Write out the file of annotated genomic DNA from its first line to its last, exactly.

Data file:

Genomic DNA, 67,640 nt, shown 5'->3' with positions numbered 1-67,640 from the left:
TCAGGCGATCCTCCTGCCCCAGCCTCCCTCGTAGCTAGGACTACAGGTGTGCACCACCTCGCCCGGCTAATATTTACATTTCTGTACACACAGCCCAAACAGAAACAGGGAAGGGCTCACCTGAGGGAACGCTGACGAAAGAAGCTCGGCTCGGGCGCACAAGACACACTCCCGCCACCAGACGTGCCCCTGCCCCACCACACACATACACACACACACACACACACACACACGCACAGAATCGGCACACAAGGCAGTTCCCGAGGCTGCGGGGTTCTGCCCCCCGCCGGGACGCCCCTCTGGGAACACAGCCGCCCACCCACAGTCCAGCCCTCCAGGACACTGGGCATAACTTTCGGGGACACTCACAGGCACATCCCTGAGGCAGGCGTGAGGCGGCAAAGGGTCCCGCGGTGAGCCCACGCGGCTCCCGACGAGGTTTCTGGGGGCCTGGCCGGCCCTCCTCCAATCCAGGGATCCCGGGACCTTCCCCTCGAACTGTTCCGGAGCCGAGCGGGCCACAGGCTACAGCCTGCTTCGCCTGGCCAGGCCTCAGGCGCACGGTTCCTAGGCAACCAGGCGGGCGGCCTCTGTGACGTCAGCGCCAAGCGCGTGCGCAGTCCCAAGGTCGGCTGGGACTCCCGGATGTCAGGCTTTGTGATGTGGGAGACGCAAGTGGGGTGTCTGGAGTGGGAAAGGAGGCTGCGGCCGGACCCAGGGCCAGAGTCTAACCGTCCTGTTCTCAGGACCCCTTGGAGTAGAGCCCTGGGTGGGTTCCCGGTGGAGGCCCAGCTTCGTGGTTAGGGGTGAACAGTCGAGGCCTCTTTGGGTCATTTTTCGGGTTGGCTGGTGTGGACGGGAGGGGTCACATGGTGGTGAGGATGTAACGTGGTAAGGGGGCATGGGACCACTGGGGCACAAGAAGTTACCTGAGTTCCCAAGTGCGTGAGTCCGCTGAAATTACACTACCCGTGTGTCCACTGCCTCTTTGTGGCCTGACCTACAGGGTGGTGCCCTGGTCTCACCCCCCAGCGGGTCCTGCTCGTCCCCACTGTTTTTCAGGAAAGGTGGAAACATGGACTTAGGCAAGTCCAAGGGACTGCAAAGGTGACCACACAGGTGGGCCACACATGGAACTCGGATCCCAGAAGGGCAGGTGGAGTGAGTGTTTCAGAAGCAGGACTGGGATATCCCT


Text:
Genomic DNA, 67,640 nt, shown 5'->3' with positions numbered 1-67,640 from the left:
TCAGGCGATCCTCCTGCCCCAGCCTCCCTCGTAGCTAGGACTACAGGTGTGCACCACCTCGCCCGGCTAATATTTACATTTCTGTACACACAGCCCAAACAGAAACAGGGAAGGGCTCACCTGAGGGAACGCTGACGAAAGAAGCTCGGCTCGGGCGCACAAGACACACTCCCGCCACCAGACGTGCCCCTGCCCCACCACACACATACACACACACACACACACACACACACGCACAGAATCGGCACACAAGGCAGTTCCCGAGGCTGCGGGGTTCTGCCCCCCGCCGGGACGCCCCTCTGGGAACACAGCCGCCCACCCACAGTCCAGCCCTCCAGGACACTGGGCATAACTTTCGGGGACACTCACAGGCACATCCCTGAGGCAGGCGTGAGGCGGCAAAGGGTCCCGCGGTGAGCCCACGCGGCTCCCGACGAGGTTTCTGGGGGCCTGGCCGGCCCTCCTCCAATCCAGGGATCCCGGGACCTTCCCCTCGAACTGTTCCGGAGCCGAGCGGGCCACAGGCTACAGCCTGCTTCGCCTGGCCAGGCCTCAGGCGCACGGTTCCTAGGCAACCAGGCGGGCGGCCTCTGTGACGTCAGCGCCAAGCGCGTGCGCAGTCCCAAGGTCGGCTGGGACTCCCGGATGTCAGGCTTTGTGATGTGGGAGACGCAAGTGGGGTGTCTGGAGTGGGAAAGGAGGCTGCGGCCGGACCCAGGGCCAGAGTCTAACCGTCCTGTTCTCAGGACCCCTTGGAGTAGAGCCCTGGGTGGGTTCCCGGTGGAGGCCCAGCTTCGTGGTTAGGGGTGAACAGTCGAGGCCTCTTTGGGTCATTTTTCGGGTTGGCTGGTGTGGACGGGAGGGGTCACATGGTGGTGAGGATGTAACGTGGTAAGGGGGCATGGGACCACTGGGGCACAAGAAGTTACCTGAGTTCCCAAGTGCGTGAGTCCGCTGAAATTACACTACCCGTGTGTCCACTGCCTCTTTGTGGCCTGACCTACAGGGTGGTGCCCTGGTCTCACCCCCCAGCGGGTCCTGCTCGTCCCCACTGTTTTTCAGGAAAGGTGGAAACATGGACTTAGGCAAGTCCAAGGGACTGCAAAGGTGACCACACAGGTGGGCCACACATGGAACTCGGATCCCAGAAGGGCAGGTGGAGTGAGTGTTTCAGAAGCAGGACTGGGATATCCCT